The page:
Water, Conscription, Agnes Callard, Dinner, Credit Scores


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Leonardo’s Watery Chaos

Irving Lavin | IAS | 10th April 2018

Leonardo Da Vinci’s notes and drawings reveal a fascination, even an obsession, with the behaviour of water, and particularly with water’s capacity for turbulence. “Through his studies of wave motions and currents, and especially his preoccupation with the effects of moving water encountering obstacles, including water itself and the surrounding air, Leonardo may have arrived at a concept of uncontrolled universal turbulence, akin to the ancient ideas of an original, primeval chaos” (3,800 words)

Everyday Politics And Military Service

Michael Szonyi | Aeon | 11th April 2018

China’s Ming emperors maintained “by a wide margin the largest standing army in the world”, consisting of about two million soldiers, all drawn from “military households”, a special category which comprised about ten percent of China’s population, principally families that had fought for the first Ming emperor and his defeated rivals in the mid-14th century. Every military household had a “permanent, hereditary obligation to supply one able-bodied man to serve in the military at all times” (3,000 words)

Agnes Callard On The Theory of Everything

Tyler Cowen | Mercatus Center | 11th April 2018

Conversation with philosopher and classicist Agnes Callard. Topics include Plato, Socrates, dialogue, argument, love, intoxication, longevity, Hamlet, truth, aspiration. “The reason why we have adversarial systems for pursuing certain goals is that there’s actually a tension inside the goal itself. The goal threatens to pull itself apart. In the case of justice, we have the goal that we want to convict the guilty, and we want to acquit the innocent. And those are not the same goal” (11,500 words)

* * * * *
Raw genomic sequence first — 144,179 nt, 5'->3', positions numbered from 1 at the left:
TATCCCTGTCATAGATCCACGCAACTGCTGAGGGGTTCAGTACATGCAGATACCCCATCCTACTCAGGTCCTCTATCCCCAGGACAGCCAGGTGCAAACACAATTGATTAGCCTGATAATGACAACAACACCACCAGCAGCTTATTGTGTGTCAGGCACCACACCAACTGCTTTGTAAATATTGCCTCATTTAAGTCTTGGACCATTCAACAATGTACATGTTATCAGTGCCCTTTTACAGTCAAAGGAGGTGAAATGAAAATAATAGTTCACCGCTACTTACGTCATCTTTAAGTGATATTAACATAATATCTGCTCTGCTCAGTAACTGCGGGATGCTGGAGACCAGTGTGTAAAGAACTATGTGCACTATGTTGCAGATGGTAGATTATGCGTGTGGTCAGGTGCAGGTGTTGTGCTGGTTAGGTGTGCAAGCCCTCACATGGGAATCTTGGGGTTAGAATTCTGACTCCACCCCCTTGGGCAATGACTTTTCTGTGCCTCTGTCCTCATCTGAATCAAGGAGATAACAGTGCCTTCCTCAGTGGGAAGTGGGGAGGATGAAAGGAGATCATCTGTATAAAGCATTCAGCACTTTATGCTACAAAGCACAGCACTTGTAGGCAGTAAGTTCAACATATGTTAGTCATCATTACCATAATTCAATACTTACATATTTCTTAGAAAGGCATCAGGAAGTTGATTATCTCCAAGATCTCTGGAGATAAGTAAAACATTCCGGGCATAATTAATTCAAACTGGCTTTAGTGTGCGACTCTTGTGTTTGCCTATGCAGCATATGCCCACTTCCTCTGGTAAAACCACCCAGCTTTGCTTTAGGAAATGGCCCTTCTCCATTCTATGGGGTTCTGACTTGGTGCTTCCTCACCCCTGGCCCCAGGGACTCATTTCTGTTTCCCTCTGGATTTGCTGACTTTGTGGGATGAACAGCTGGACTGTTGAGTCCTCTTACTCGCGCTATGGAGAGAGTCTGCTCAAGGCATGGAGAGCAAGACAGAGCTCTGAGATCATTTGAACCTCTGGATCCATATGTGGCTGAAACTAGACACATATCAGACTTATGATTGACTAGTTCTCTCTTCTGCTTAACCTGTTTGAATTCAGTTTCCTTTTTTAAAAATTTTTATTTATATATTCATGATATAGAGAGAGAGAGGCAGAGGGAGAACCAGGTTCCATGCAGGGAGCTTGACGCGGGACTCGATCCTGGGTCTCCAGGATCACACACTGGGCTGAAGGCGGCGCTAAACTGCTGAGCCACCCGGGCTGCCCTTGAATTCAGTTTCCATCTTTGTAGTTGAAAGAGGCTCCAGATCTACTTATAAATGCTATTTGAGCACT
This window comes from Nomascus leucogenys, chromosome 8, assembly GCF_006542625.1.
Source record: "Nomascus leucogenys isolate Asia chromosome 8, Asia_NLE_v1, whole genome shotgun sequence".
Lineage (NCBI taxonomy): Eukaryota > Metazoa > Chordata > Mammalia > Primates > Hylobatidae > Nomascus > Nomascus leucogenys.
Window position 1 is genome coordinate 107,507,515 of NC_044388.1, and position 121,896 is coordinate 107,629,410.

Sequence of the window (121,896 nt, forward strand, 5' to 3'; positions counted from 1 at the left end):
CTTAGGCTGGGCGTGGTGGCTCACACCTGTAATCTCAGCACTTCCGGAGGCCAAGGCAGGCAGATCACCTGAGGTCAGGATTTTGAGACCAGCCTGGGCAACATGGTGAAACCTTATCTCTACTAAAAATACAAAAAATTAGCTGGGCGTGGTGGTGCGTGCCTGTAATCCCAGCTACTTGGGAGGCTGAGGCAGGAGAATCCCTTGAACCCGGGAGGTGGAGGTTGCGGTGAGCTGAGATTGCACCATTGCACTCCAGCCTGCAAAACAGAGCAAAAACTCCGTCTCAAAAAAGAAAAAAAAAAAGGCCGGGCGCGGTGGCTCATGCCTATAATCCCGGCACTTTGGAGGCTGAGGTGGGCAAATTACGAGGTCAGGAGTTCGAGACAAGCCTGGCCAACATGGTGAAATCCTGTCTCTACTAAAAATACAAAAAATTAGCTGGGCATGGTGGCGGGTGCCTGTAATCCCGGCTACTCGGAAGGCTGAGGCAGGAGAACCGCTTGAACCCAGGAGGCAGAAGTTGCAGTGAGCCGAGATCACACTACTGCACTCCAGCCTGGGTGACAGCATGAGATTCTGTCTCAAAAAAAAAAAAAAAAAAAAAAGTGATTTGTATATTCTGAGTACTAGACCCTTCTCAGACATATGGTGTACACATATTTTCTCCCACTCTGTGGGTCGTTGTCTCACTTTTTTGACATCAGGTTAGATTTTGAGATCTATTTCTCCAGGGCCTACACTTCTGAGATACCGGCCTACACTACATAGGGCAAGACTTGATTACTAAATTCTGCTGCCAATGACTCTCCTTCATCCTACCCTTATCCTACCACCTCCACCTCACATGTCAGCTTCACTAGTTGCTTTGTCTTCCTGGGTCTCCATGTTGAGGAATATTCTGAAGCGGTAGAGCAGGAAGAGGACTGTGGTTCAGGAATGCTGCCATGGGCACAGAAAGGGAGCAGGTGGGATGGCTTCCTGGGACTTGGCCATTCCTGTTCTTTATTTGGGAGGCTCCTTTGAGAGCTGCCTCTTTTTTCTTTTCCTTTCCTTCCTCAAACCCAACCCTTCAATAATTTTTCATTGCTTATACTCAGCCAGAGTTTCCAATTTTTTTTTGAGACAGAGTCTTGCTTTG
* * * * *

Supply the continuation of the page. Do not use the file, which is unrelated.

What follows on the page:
A Short History Of Dining In France

Eugène Briffault | Lapham's Quarterly | 10th April 2018

How dinner migrated from a meal taken at dawn to one taken at dusk. “When leisure became the ultimate object of French society, dinner, taken by warriors during the first hours of daylight, drew closer to the middle of the day. In the 17th century the daily devotions fixed the time for dinner, placing it at the end of Mass. Later, dinner seemed to interfere with the dissipated life publicly avowed by the entire court; the previous century’s timing seemed impractical when bedtime was at daybreak” (1,700 words)

Democratising Credit

Adam Webb-Orenstein | Platypus | 25th September 2017

Josh Lauer talks about the origins of credit-rating in 19C America, and the perverse effects of mid-20C computerisation. “The credit bureaus wanted to collect information about people’s personalities, and about their home lives and all of that sort of stuff, which was not really compatible with computers because back then computers didn’t have the same kind of memory or processing they have now. So they had to reduce the categories they used to determine creditworthiness” (2,400 words)

Video of the day Sensual (Feat. David Chalmers & Baba Brinkman)

What to expect:

Philosopher David Chalmers and science rapper Baba Brinkman debate rationalism versus empiricism (5’02”)

Thought for the day

One is allowed to change the past: the present is so stubborn
Jorge Luis Borges

Podcast of the day Greater Than Equal | Philosophy For Our Times

Sophie Walker, Helena Cronin and Theodore Dalrymple discuss the uses and limits of equality
(34m 42s)

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